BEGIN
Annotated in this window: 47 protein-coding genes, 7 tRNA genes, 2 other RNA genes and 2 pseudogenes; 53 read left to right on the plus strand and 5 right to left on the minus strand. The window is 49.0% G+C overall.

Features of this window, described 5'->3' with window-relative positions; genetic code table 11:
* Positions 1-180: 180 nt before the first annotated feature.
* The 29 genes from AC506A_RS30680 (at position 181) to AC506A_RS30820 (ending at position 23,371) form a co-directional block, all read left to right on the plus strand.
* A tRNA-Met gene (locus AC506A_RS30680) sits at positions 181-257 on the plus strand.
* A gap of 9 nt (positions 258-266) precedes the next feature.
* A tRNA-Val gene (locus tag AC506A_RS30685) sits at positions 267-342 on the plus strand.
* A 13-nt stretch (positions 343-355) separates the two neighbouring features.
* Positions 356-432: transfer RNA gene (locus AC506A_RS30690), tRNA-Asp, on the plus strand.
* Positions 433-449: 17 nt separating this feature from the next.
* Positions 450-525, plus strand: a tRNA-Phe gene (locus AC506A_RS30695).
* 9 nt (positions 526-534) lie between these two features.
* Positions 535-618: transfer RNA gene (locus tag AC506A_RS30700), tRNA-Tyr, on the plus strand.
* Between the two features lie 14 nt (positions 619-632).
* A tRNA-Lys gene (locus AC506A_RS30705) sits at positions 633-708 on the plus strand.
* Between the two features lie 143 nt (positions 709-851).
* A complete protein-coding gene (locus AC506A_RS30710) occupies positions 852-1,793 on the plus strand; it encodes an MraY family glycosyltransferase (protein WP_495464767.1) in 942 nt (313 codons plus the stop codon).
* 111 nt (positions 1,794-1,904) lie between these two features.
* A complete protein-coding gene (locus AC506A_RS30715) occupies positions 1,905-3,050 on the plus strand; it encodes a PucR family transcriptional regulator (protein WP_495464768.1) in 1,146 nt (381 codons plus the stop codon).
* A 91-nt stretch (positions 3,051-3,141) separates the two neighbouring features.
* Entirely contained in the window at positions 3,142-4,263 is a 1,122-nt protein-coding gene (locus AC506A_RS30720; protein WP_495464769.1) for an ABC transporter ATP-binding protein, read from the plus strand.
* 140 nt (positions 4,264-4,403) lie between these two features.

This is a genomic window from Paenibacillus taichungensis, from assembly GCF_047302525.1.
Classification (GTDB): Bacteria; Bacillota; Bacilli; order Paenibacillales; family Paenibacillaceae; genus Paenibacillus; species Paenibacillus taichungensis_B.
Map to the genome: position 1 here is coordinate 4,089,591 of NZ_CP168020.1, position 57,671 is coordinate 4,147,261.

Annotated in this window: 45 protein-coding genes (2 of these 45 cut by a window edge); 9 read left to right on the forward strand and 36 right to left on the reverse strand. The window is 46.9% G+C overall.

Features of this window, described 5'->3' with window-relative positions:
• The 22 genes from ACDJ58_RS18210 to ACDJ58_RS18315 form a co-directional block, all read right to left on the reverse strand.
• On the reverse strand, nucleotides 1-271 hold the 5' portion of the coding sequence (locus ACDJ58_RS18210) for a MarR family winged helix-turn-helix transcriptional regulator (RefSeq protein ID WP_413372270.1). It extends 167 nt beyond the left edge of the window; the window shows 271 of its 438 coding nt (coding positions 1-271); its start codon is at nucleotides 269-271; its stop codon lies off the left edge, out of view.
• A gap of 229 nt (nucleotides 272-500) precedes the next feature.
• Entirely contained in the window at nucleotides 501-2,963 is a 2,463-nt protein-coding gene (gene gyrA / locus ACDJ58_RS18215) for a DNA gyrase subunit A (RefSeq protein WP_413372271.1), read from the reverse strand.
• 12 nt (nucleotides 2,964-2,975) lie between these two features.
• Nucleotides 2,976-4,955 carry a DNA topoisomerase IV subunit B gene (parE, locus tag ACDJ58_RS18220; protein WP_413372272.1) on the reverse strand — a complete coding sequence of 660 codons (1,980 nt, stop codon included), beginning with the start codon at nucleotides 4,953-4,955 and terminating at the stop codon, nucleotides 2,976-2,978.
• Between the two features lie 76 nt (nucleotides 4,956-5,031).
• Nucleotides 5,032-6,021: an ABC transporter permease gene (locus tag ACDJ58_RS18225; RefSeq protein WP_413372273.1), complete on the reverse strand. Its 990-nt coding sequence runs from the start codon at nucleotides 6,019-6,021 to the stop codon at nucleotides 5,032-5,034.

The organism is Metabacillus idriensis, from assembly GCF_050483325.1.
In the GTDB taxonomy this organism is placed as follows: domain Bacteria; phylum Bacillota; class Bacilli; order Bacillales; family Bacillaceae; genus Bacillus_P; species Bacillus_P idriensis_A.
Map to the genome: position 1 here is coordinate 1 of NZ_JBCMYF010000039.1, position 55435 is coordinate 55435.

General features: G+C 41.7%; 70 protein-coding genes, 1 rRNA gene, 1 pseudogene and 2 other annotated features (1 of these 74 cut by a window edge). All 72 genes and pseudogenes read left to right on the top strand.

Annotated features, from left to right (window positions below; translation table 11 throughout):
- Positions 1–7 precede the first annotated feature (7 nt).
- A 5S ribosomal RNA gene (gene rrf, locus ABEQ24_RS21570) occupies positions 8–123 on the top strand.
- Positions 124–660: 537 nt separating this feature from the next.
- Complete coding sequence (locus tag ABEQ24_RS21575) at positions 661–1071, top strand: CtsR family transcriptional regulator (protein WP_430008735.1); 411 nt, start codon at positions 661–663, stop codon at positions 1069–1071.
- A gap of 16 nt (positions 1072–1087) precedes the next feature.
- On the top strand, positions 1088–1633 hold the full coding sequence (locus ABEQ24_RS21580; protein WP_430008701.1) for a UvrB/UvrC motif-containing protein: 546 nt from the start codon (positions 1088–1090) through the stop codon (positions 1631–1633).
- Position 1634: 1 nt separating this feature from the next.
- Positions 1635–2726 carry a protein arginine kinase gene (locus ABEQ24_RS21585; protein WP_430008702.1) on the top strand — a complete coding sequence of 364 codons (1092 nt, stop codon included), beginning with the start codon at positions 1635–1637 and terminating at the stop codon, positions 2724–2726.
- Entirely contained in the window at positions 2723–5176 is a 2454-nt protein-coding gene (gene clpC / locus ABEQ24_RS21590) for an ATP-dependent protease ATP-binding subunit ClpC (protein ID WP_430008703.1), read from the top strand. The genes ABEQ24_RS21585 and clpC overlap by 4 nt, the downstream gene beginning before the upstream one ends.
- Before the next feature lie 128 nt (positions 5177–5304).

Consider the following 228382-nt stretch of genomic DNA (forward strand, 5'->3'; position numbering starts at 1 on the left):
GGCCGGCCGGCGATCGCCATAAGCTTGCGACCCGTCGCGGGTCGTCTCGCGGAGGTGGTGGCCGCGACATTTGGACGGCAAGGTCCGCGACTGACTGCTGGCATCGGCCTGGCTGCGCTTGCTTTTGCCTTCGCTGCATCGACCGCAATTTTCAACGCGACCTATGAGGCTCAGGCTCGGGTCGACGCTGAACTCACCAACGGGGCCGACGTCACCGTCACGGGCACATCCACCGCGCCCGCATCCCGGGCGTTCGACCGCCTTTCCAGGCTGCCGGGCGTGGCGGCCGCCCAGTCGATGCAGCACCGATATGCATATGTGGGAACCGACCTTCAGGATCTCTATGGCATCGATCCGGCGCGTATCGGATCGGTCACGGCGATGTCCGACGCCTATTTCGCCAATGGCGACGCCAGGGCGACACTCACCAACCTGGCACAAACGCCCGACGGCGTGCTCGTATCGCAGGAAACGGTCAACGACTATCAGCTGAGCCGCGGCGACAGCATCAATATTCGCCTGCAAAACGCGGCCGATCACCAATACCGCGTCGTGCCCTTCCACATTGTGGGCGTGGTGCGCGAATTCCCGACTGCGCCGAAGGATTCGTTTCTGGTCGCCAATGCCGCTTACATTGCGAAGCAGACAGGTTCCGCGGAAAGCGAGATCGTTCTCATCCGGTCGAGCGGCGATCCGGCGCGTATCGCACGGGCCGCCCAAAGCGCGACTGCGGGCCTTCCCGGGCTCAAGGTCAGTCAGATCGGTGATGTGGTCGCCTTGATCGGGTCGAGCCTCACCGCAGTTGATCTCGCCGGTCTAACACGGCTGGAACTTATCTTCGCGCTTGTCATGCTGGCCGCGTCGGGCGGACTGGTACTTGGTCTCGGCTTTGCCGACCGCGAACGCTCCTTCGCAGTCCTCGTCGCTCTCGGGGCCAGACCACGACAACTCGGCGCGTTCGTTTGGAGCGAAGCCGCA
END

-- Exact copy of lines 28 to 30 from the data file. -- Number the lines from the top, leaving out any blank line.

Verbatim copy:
• The 22 genes from ACDJ58_RS18210 to ACDJ58_RS18315 form a co-directional block, all read right to left on the reverse strand.
• On the reverse strand, nucleotides 1-271 hold the 5' portion of the coding sequence (locus ACDJ58_RS18210) for a MarR family winged helix-turn-helix transcriptional regulator (RefSeq protein ID WP_413372270.1). It extends 167 nt beyond the left edge of the window; the window shows 271 of its 438 coding nt (coding positions 1-271); its start codon is at nucleotides 269-271; its stop codon lies off the left edge, out of view.
• A gap of 229 nt (nucleotides 272-500) precedes the next feature.